Nutrition: how much carbohydrate

Tuesday 08 May 2018

This is a question that I am constantly being asked by visitors. It seems common knowledge that it is advisable to cut down or eliminate sugar and sugary food from the diet for many reasons but there is a lot of confusion over carbohydrates in general.

What are carbohydrates and what do they do?

When I write about carbohydrates these are the grains and cereals and foods made from them that make up part of our diet. Carbohydrates are called macro nutrients the same as fats and protein foods. They are called macro nutrients simply because they are measured in grams as opposed to micro- nutrients used to measure vitamins and minerals.

Carbohydrates are used primarily as a source of energy. The whole grain varieties are a good source of B vitamins and fibre in the diet. When we look at how much we are recommended to eat it is worth noting that there are different types of carbohydrates that have different effects on our health. I have written previous blogs looking at sugar or simple carbohydrates and what is called complex carbohydrates. If you refer to these for details you can see quite clearly that it is the complex carbohydrates that are the preferred option rather than the simple sugary carbohydrates.

All carbohydrates whether simple or complex end up after digestion as glucose. It is just that the complex carbs take longer to become glucose. With this in mind it is worth looking at what some experts say about the inclusion of any carbohydrates in the diet whether complex or simple. There are mixed opinions which does not help us but once we have looked at what the experts say we can draw our own conclusions.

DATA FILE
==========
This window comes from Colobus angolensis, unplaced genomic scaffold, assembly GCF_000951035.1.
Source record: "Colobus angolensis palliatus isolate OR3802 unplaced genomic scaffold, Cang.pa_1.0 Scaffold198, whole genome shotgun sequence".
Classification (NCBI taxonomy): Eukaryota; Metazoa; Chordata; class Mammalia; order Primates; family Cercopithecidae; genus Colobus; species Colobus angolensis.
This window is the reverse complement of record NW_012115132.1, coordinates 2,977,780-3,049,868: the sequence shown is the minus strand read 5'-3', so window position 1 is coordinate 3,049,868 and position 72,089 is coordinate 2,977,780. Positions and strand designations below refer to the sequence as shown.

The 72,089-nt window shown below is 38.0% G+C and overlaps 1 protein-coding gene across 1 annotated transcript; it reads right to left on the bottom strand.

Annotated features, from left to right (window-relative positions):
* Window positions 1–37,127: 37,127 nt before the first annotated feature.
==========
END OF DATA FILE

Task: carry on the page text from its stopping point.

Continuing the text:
Sugar and cancer

Many of you will have heard the sweeping statement that sugar feeds cancer. Well it is not the sugar but the glucose and as we know all carbohydrates eventually end up as glucose. Hence the rationale behind many complementary therapists and professors of nutrition who recommend very small and sometimes no carbohydrates in the diet. This understanding came from research by Otto Warburg in 1931 called the Warburg effect for which he was awarded a Nobel Prize. His research led to the belief that cancer cells behaved very differently to normal cells in the way that they make and use energy. Normal cells have the ability to make energy from either fats, proteins or carbohydrates and this happens in a very controlled way with in the cell using oxygen. Warburg came up with the theory that cancer cells only use carbohydrates (glucose) as a source of energy in the absence of oxygen.

The Ketogenic diet

One diet that was born out of this theory is the Ketogenic diet. I know many complementary practitioners who advocate this for their cancer patients. I wrote about this way of eating previously which you might like to refer to. Basically it is a diet high in good fats, some protein and carbohydrates only making up 5% of the diet and the carbs coming from non -starchy plant foods. Not a grain in sight!!! (By good fats I mean using high levels of avocados, cold pressed olive oil, flaxseed oil , nut butters like almond nut butter or cashew nut butter and so on).